Review: "Aladdin has finally landed in the West End – and, no, it's not a pantomime"
So Aladdin has finally landed in the West End – and, no, it's not a pantomime. In fact, it is an absolutely awesome musical. There are few shows quite as visually impressive as this one, and equally as few so overflowing with life and energy. When I went to see the show, a well justified, complete standing ovation erupted at the end, and I would have expected no less – but to have a partial standing ovation mid-way through a show is quite something, so I was duly impressed when, after “Friend Like Me”, this is exactly what happened. Aladdin is genuinely hilarious, and performed with exceptional flair. Happily, it is just as suitable for adults as it is for children.
Aladdin is really not a pantomime. On the other hand … there isn't much of a fourth wall. But the balance is absolutely perfect – the show is extremely engaging, without being in-your-face or at all tacky. The humour in the show is absolutely genius – there are some genuinely excellent lines and, again, they were handled perfectly. All in all, the show is exceptionally engaging (as evidenced by non-stop cheering from the audience), and I would be very surprised if anybody could see Aladdin without being drawn into it.
The pace of Aladdin is kept up brilliantly. There is always a lot going on, and the stage is always so full of life that there is really never a dull moment. There are no boring-in-the-middle bits, or we-have-to-do-this-for-the-plot scenes; every scene is thoroughly enjoyable in its own right. The musical numbers are placed ideally, so that there is never too long between shows but, equally, you're not bombarded with song after song. Again, there is a lot of humour in the production, and this helps to make it feel like the show is really flying by.
The cast of Aladdin is flawless – and I have rarely been as impressed by an individual performance as I was by Trevor Dion Nicholas' Genie. He is spectacularly engaging and fun, and he lifts the whole show, owning the stage every time he steps onto it. “Friend Like Me”, in particular, is simply wonderful.
Aladdin and Jasmine are played, respectively, by Dean John-Wilson and Jade Ewen. Both characters are played with impressive sincerity and become really likeable; at no point do they appear at all two-dimensional. John-Wilson has an excellent voice, and Ewen's is equally strong.
The rest of the cast are constantly bringing energy to the stage; Aladdin relies on its more minor characters and ensemble just as much as (if not more than) its key principals, and this cast does not disappoint. In particular, Aladdin's friends bring a lot of fantastic, original humour to the production. The cast are all incredibly versatile, fun, and a joy to watch.
I think that Jafar (Don Gallagher) and Iago (Peter Howe) are slightly overplayed in this production, and are perhaps one of the key reasons for people saying that Aladdin has quite a pantomime-like style. However, if you take their characters with a pinch of salt, it is certainly not something that would affect how much you would enjoy the show.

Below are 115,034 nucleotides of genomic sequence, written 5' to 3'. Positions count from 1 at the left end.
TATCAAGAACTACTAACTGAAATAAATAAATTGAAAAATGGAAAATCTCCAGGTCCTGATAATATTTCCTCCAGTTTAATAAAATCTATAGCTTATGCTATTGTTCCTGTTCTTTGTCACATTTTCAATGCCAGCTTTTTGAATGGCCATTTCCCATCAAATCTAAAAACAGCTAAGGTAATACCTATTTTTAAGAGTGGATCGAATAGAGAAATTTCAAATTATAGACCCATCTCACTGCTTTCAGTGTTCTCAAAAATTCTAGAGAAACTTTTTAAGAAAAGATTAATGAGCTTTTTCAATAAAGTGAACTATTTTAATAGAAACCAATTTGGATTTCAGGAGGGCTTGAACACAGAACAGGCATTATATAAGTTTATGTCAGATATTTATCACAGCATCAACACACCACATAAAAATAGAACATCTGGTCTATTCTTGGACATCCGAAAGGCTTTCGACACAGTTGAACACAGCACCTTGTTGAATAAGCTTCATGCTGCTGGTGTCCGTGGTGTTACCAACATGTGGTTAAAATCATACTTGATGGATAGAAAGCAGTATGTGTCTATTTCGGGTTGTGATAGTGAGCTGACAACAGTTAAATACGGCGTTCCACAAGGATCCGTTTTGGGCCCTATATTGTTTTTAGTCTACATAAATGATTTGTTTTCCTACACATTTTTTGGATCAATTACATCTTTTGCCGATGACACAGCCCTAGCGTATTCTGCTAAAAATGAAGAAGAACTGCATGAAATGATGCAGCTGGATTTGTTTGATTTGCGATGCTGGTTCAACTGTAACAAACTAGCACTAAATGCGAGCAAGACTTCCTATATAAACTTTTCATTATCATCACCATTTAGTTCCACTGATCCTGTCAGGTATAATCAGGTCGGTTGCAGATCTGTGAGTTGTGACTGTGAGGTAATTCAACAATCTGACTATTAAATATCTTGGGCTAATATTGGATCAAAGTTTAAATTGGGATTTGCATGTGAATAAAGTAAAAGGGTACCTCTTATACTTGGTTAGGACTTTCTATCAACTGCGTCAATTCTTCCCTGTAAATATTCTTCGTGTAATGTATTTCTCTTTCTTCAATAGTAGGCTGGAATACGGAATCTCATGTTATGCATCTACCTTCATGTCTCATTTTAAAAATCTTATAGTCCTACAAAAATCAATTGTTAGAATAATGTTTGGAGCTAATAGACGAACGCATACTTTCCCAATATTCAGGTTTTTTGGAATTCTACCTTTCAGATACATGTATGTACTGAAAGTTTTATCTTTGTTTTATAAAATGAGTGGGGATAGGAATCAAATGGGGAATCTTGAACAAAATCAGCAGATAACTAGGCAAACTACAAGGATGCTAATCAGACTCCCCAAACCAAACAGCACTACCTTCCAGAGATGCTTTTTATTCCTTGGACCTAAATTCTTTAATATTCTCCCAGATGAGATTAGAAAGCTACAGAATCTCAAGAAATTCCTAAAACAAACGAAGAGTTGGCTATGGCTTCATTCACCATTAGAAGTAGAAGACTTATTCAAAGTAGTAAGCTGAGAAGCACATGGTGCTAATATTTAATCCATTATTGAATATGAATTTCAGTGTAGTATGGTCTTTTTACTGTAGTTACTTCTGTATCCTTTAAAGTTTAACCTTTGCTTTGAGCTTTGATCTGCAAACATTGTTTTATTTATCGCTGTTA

The music in Aladdin is, of course, great – but I hadn't realised how many amazing songs are in the stage production and not in the film. Added to the obvious classics – “A Whole New World”; “You Ain't Never Had a Friend Like Me”; “One Jump” – are songs like “Million Miles Away”, and “High Adventure”, which will be stuck in your head for days after you see the show.
For a show that doesn't revolve around dance, the choreography in Aladdin is surprisingly impressive. There is a bit of everything – even some tap dancing, which I particularly enjoyed – and it is all done with boundless flair, filling the stage with colour, and life. All of this was backed up by an absolutely ace orchestra, which was a force to be reckoned with.
For the duration of Aladdin, the stage is overflowing with life. There is colour everywhere, brilliant costume, and it is never too long before a new piece of scenery is landed on stage. A real “high” of the show is when the magic carpet makes its appearance, but it is not just the carpet that makes “A Whole New World” a visual spectacle. Perhaps even more spectacular was “Friend Like Me”, which was like an overflowing buffet of visual effects, with one “wow” after another.
Very few shows are as visually stunning as Aladdin – I would go and see the show again for that reason alone.
Would Most People Enjoy It? ★★★
If you like Disney at all, you will love Aladdin. Please do yourself a favour and don't be put off by people saying it's a pantomime – it's not, it is a musical with some slightly panto-ish aspects. I can't imagine that anybody could fail to be impressed by the show so, if you like Aladdin as a film, you will fall head-over-heels for the stage production. The recommended age for the show is 6+, and I would agree that anybody younger than 6 would be likely to find the show a little bit scary at times.
The “Wow” Factor ★★★★
Aladdin is one “wow” after another. I was particularly bowled over by “A Whole New World”, “Friend Like Me”, the Cave of Wonders – and, most of all, the Genie. I could go on and on with this list, but suffice to say that it is a tour de force.
Price of Seats ★★★★
Considering the scale of the show, seats for Aladdin are priced very reasonable, starting at £30 if you book with London Theatre Direct. There are certainly a lot of less outstanding shows that sell more expensive tickets.
Aladdin at the Prince Edward Theatre will leave you feeling like you're flying a magic carpet yourself. It is superbly feel-good, full of energy and, if you go to see it with an open mind, I genuinely think that you would struggle not to be impressed. Aladdin has already extended its booking, so you can now see it up until February 2017. There is really no excuse to miss it.